Friday, April 12, 2013


I fell in love with Yotam Ottolenghi's cookbook Plenty , and it soon became the most-used cookbook in my collection.  I was thrilled when I had the chance to review Jerusalem.   Jerusalem by Yotam Ottolenghi and Sami Tamimi is full of the delicious recipes, inspired by their home city.  The photographs are just as delicious as the recipes.

In Jerusalem, Yotam Ottolenghi and Sami Tamimi explore  the vibrant cuisine of their home city—with its diverse Muslim, Jewish, and Christian communities. Both men were born in Jerusalem in the same year—Tamimi on the Arab east side and Ottolenghi in the Jewish west. This stunning cookbook offers 120 recipes from their unique cross-cultural perspective, from inventive vegetable dishes to sweet, rich desserts. With five bustling restaurants in London and two stellar cookbooks, Ottolenghi is one of the most respected chefs in the world; in Jerusalem, he and Tamimi have collaborated to produce their most personal cookbook yet.

There are stories behind each dish.  You can smell the spices and feel the history.  I lived in the Middle East for a bit as a child, and I was very excited to see recipes for some of my favorite dishes, including Mutabbaq.  Mutabbaq is a delicious dessert made with filo, ricotta and goat's cheese.  I have not seen it since I was five years old.  I am making it my mission to cook through this book.  Every recipe is special and makes an impact of its own.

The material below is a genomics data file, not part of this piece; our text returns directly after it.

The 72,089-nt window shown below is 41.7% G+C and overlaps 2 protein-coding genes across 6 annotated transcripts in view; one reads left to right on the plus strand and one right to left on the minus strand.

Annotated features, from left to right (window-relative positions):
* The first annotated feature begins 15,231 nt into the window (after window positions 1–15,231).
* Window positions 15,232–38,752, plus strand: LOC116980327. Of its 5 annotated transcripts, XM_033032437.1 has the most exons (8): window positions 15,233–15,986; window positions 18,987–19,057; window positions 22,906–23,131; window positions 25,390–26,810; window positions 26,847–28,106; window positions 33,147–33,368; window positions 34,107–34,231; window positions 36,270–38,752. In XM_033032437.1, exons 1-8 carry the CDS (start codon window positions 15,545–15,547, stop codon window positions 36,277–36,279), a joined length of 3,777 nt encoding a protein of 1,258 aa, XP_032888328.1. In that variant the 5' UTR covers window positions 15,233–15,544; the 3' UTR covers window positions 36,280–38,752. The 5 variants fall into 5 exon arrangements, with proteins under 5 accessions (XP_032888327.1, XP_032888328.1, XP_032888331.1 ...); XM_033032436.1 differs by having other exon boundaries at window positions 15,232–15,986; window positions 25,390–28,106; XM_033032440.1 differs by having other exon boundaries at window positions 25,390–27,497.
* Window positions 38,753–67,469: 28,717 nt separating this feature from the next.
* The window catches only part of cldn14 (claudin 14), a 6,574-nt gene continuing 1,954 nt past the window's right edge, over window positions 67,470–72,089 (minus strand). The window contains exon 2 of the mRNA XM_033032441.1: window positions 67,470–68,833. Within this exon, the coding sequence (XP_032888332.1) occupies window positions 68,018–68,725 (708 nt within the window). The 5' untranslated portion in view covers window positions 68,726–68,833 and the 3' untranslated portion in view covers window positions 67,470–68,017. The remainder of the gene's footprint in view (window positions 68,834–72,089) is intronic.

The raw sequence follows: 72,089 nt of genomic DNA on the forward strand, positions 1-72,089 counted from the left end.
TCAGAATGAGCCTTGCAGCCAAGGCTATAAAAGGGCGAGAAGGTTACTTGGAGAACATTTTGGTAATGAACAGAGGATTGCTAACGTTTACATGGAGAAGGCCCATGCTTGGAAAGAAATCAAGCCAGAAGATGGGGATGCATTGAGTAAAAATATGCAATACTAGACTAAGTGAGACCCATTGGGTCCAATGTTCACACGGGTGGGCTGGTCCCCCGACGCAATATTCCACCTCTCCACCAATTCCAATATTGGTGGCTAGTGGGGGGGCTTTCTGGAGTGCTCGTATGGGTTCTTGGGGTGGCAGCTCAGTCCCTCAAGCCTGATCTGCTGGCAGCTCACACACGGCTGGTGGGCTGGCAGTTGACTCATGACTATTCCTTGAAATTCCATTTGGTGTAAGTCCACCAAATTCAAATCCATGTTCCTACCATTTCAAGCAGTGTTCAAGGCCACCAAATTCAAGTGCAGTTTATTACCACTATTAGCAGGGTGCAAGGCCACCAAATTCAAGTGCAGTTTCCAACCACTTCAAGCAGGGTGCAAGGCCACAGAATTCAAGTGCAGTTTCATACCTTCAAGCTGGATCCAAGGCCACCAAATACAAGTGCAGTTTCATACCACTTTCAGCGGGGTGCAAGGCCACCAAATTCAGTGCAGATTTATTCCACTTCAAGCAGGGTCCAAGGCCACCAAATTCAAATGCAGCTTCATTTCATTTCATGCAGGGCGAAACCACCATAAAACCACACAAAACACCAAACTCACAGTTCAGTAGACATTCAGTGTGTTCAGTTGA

The Fried Tomatoes with Garlic are an exquisite companion to the Sabih (a dish that combines that flavors of Iraqi Jews, and Jewish Yemeni).  Sabih really epitomizes the cuisines that make up the region of Jerusalem. It is a hearty dish that used eggplant as its base.  I am usually not a fan of eggplant, but I could eat this every day.

The Couscous with Tomato and Onion is based on a dish that Sami's mother cooked for him as a child.  Like a plate of mashed potatoes or macaroni and sauce, this is all at once comforting and delicious.   Every man, woman and child in my home thoroughly enjoyed it (including my 1 year old nephew).

Jerusalem brings the magic and flavor of an ancient city to life.  It really explores the cultures that call the city home.  These are the recipes of mothers, grandmothers, fathers...which makes them seem more approachable.  Jerusalem is the way you want to cook.  If you love different flavors and middle eastern food, run to get this gem.

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